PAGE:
To-do lists, who doesn’t have those? I have developed quite a complex system of sticky notes in blatantly obvious places as my GTD tool (“getting things done”). Maybe you have your own convoluted to-do list, or maybe you’re looking for a solution, either way I recommend checking out Toodledo. Don’t be fooled by its funny name, Toodledo has been quoted as one of the most deep and full featured offerings on the market.
Toodledo is a task organizer that allows you to enter and access data from multiple channels. You can plug into your task list via mobile phone, start pages like Netvibes and MyYahoo, Twitter (a new favorite of mine), and various widget engines like OS X’s Dashboard and Vista’s Sidebar. The interface is wonderfully simple, consisting of a rundown of what you have to do and some empty boxes to check off whatever you’ve done.
Now, some of the really cool features of Toodledo exist outside of its core Web service. You can use speech-to-text service Jott to simply call in and leave a to-do item. The system will convert your call into one or more to-do items while managing to pull out any dates and times.
Another interesting method is the Firefox extension that lets you create and manage list items without having to use a separate application, or maintaining the site in another browser window or tab. It also has a contextual menu option which allows you to easily categorize to-dos. For example, say a friend emails you something they want for Christmas, simply highlight the name, and right click to send it to your “to-buy” list. You can also do this with entire chunks of text and it will simply pull the dates and add the entire clipboard into the notes section of that item.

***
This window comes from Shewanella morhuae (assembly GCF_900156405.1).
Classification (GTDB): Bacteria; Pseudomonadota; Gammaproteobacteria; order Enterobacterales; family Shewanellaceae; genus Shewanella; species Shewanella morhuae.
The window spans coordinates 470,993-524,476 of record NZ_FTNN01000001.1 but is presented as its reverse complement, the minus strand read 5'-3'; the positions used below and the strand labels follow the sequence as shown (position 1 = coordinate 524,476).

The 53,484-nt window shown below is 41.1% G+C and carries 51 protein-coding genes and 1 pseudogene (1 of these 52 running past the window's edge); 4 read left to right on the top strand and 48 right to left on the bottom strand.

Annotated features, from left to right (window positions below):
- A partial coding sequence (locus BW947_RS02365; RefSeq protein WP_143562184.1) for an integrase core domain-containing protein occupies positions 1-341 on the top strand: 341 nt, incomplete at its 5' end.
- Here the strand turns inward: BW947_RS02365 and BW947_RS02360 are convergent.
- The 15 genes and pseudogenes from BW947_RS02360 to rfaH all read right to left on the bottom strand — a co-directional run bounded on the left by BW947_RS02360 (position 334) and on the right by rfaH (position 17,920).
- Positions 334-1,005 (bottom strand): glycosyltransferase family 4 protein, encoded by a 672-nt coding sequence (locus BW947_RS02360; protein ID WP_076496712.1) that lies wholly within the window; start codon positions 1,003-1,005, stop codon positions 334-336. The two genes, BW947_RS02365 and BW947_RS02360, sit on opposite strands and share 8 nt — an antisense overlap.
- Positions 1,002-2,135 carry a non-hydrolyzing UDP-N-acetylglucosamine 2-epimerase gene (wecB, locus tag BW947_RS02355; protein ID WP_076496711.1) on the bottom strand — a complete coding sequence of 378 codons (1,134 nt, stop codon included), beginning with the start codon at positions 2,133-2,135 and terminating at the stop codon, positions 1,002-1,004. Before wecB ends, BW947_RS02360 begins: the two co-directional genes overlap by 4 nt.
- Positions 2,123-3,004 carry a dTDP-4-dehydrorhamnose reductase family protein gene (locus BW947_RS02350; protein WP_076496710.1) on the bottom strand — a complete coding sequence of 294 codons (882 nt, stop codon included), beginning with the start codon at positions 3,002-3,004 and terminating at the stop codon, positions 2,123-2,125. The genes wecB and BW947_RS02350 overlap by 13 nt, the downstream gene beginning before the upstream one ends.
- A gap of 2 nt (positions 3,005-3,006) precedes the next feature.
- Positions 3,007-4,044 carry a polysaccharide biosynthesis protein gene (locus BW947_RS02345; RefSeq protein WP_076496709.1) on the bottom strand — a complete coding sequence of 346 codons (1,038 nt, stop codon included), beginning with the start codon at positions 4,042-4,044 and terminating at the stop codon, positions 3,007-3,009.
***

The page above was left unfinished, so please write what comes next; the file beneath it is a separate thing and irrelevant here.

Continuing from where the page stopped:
Toodledo probably has more features than you’ll need but those looking for more, including file storage for group to-do collaboration, as well as analytics that can find trends in your to-do history, can be added with the premium plans that run between $15 and $30 a year.
For a full breakdown of what’s included and what’s not, along with a competitor comparison, click here.
Here is an interesting news article about a family that cut all of their credits cards to live purely on the cash they had and not what they could borrow. When all was said and done, the family found that they were able to cut their spending by 24%.
Follow this link to the news article
It seems as though there has been a plethora of sites to help with organization, and lately there has been a strong emphasis on time brokering. For people who have to schedule a lot of one-on-one meetings – either for personal or professional reasons – a site like TimeDriver could be a great help.
TimeDriver is designed to help broker meetings by allowing you to set up either one-time or recurring blocks of time, and send people links that let them grab appointment times in those blocks that remain unclaimed.
TimeDriver can link to Google or Outlook calendars if you want to make sure you’re not duplicating appointments, and the system will write appointments back into your calendar when people claim times. You can also put a link in your emails and take appointments from anyone – that could be dangerous. There are more advanced features that can prevent scheduling last-minute meetings or seeing more than a few time slots. One criticism however is the lack of buffer times between meetings, which could cause issues if you have to travel between them.
The site has a tool to send out emails to everyone on your list and will track all of their responses.
The basic TimeDriver service is free. Paid and enterprise versions will get additional features, such as calendar pooling, analytics, and custom branding options.
My recommendation, convince your dentist to use TimeDriver.